A new report shows that women are saving £1,300 less a year than men – despite the gender pay gap being at its lowest level on record when it comes to pensions. 

New research by Scottish Widows, a life insurance and pensions company, analyses the structural inequalities that women face in the labour market.

Due to the impact of COVID-19, the research found that women could be facing a gender pay gap of around £100,000 when it comes to their pensions savings.

This is said to have occurred due to the difference in income between men and women as opposed to different rates of savings. Specifically, this gap was attributed to more women working part-time and taking career breaks as an impact of the pandemic.

Looking at the earnings gap between men and women between the ages of 22-29, this stands around £2,400. However, by the time workers are aged between 50-59, the earnings gap has increased to £8,500. Figures show that the median income in 2019 for a man was £30,400 and only £19,600 for a woman. The substantial income gap has an evident knock-on effect on savings and pensions contributions.

Another prevalent issue for women when it comes to pensions is the issue of part-time hours. The research identified a trend of women being increasingly likely to work part-time hours as they get older.

Although the gap between male and female part time workers in their 20s is only 15 per cent (13 per cent for men and 28 per cent for women), this difference becomes much wider as the years progress.

By the time workers are in their 50s, only 11 per cent of men are working part-time whilst part-time workers constitutes almost half of women in the same age bracket (43 per cent).

As such, this means a part-time worker who is saving adequately (at least 12 per cent of their income) will contribute around one third of what a full-time employee would to their pensions. To rectify this, Scottish Widows stated that affordable childcare should be accessible which would give many women the option to continue working full-time.

Overall, the report found that it would take a woman 37 extra years to save the same amount into her pension as a man, taking her over the age of 100 if retiring at State Pension age. In addition, this number is set to grow due to the impact of the pandemic.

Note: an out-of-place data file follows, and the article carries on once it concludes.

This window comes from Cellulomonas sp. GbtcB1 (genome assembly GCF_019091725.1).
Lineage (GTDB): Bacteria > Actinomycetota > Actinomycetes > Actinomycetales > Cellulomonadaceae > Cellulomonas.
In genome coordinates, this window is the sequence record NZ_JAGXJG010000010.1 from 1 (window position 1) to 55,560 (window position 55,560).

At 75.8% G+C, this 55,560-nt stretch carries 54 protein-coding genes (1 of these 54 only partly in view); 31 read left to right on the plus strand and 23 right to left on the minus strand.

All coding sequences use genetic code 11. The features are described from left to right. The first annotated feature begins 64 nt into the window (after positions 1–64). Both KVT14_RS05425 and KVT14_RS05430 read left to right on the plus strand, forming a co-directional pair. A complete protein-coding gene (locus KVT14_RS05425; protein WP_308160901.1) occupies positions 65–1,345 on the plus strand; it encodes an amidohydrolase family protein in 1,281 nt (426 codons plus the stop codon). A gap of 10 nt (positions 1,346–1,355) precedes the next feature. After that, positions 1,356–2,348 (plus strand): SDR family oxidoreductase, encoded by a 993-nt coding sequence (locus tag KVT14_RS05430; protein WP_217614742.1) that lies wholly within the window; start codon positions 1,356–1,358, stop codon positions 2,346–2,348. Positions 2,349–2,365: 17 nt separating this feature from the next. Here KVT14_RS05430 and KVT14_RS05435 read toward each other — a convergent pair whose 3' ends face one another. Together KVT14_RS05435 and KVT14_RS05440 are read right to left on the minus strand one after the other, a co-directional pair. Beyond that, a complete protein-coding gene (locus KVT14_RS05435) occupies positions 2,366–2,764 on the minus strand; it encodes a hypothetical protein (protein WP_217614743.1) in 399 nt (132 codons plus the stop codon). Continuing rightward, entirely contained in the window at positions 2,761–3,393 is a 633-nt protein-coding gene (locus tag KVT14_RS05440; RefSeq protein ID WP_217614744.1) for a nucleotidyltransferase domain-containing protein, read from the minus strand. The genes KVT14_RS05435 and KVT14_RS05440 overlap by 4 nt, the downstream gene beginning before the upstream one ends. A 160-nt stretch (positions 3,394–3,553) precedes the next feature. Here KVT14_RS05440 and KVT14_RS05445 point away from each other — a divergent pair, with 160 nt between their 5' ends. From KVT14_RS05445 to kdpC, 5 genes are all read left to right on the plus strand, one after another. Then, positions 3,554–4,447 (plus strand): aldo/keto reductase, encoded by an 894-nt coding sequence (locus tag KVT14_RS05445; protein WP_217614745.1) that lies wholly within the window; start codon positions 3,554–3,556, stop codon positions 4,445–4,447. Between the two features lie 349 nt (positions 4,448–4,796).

Jackie Leiper, Managing Director, Workplace Savings at Scottish Widows, said:

While we’re heartened at the record levels of saving, there’s still a mountain to climb before we reach true gender pension parity. Women face decades of extra working before they’ll have a pension to match that of a man’s, which is unfair and unacceptable. Until we can resolve structural inequalities, from the gender pay gap to the uneven division of labour at home, we will never have pension equality.

In a matter of months the pandemic is reversing years of progress. We’re calling for urgent pension reforms that will help more women save more for retirement, including improved childcare provisions, enhanced pensions for those on maternity leave, the inclusion of pensions in divorce proceedings, and the scrapping of the auto‐enrolment minimum earnings threshold.

*This research was taken from Scottish Widows’ new report ‘Women and Retirement 2020’, published in 2021. To obtain these results, YouGov, commissioned by Scottish Widows, carried out two separate surveys – the first which surveyed 5,757 adults in March-April 2020. The second related to the impact of COVID-19 and questioned 2,251 adults and occurred in March – May 2020.






Monica Sharma is an English Literature graduate from the University of Warwick. As Editor for HRreview, her particular interests in HR include issues concerning diversity, employment law and wellbeing in the workplace. Alongside this, she has written for student publications in both England and Canada. Monica has also presented her academic work concerning the relationship between legal systems, sexual harassment and racism at a university conference at the University of Western Ontario, Canada.